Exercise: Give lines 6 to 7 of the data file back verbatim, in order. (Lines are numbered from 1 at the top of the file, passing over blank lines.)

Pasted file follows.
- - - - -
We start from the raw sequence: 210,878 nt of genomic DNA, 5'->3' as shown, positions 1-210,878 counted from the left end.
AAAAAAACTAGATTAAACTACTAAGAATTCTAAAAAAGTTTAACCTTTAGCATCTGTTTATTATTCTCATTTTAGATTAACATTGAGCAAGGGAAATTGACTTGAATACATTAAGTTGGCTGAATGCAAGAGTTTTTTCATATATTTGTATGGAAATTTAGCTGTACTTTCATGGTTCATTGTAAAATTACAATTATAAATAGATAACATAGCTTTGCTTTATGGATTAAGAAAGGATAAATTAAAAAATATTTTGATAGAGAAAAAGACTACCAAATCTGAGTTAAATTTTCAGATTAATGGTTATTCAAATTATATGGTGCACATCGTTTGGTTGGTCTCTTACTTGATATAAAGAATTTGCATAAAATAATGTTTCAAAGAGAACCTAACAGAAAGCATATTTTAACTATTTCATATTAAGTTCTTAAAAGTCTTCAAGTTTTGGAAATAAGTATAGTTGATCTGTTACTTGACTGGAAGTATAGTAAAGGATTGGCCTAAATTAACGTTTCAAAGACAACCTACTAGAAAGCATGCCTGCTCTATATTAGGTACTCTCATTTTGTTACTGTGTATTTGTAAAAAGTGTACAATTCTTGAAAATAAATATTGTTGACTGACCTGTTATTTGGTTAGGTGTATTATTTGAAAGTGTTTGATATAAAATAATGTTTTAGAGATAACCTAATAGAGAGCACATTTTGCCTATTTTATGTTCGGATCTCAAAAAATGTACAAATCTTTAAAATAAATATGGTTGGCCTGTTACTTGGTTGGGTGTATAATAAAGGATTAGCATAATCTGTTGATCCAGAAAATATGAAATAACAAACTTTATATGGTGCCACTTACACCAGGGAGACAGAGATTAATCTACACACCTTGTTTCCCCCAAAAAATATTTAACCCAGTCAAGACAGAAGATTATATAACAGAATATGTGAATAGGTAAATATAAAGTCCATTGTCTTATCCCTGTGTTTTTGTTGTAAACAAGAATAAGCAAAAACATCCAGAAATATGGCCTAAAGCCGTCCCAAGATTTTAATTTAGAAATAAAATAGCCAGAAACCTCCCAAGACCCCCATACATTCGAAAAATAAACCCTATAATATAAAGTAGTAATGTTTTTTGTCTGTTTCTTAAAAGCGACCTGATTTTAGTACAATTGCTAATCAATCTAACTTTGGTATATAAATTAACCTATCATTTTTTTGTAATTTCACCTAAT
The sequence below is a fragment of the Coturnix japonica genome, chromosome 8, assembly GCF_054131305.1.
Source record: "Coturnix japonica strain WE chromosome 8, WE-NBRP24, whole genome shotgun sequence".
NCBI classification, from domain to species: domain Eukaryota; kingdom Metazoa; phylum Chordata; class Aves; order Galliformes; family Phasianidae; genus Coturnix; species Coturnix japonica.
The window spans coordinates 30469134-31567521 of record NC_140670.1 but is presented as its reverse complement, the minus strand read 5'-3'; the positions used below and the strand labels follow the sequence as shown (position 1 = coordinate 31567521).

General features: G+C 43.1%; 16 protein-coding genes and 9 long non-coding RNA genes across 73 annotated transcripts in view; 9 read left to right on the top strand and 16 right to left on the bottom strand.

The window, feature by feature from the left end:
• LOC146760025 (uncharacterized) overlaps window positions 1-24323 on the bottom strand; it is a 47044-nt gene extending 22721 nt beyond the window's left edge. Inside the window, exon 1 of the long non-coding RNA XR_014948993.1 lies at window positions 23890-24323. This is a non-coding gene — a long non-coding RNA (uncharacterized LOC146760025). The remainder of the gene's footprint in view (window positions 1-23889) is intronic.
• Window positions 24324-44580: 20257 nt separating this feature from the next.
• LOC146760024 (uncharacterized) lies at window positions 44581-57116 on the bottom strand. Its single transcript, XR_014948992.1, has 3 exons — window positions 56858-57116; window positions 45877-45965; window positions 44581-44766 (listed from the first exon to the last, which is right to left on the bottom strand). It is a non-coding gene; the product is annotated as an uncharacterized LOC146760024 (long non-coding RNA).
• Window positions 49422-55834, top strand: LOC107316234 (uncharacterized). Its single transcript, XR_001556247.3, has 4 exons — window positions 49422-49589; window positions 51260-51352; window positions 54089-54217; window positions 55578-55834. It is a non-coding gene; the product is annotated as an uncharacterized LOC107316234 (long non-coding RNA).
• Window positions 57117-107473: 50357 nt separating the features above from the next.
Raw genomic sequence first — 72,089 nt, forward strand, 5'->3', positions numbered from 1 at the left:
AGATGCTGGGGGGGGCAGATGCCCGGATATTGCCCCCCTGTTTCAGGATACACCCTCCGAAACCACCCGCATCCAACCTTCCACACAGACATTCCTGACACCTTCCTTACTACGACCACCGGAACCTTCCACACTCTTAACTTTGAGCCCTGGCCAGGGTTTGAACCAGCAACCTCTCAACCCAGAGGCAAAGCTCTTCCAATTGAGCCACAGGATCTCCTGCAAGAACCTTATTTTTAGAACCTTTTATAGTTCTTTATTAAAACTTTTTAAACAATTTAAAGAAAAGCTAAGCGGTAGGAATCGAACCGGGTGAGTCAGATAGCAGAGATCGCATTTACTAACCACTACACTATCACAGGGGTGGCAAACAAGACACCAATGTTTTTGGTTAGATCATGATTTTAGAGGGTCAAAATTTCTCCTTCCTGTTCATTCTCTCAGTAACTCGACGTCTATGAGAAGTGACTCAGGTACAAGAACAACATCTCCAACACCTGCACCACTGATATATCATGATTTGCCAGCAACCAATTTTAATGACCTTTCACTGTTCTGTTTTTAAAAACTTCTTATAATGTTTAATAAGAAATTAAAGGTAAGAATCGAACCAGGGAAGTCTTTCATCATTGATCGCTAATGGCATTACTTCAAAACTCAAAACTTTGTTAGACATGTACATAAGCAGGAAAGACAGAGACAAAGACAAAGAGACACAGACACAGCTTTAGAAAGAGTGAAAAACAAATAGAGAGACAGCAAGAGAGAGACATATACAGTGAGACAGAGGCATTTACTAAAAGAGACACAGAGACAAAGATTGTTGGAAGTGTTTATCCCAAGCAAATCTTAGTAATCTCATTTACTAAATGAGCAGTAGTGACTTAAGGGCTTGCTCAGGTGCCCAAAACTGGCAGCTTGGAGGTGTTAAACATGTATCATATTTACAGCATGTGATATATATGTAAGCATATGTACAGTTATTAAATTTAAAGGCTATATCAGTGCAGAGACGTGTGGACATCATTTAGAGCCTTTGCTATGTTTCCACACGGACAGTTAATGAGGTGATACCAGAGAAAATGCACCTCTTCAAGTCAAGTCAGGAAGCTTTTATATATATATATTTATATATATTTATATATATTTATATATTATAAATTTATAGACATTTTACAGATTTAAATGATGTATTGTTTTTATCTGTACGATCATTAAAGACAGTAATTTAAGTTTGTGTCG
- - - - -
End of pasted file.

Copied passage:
The window spans coordinates 30469134-31567521 of record NC_140670.1 but is presented as its reverse complement, the minus strand read 5'-3'; the positions used below and the strand labels follow the sequence as shown (position 1 = coordinate 31567521).

General features: G+C 43.1%; 16 protein-coding genes and 9 long non-coding RNA genes across 73 annotated transcripts in view; 9 read left to right on the top strand and 16 right to left on the bottom strand.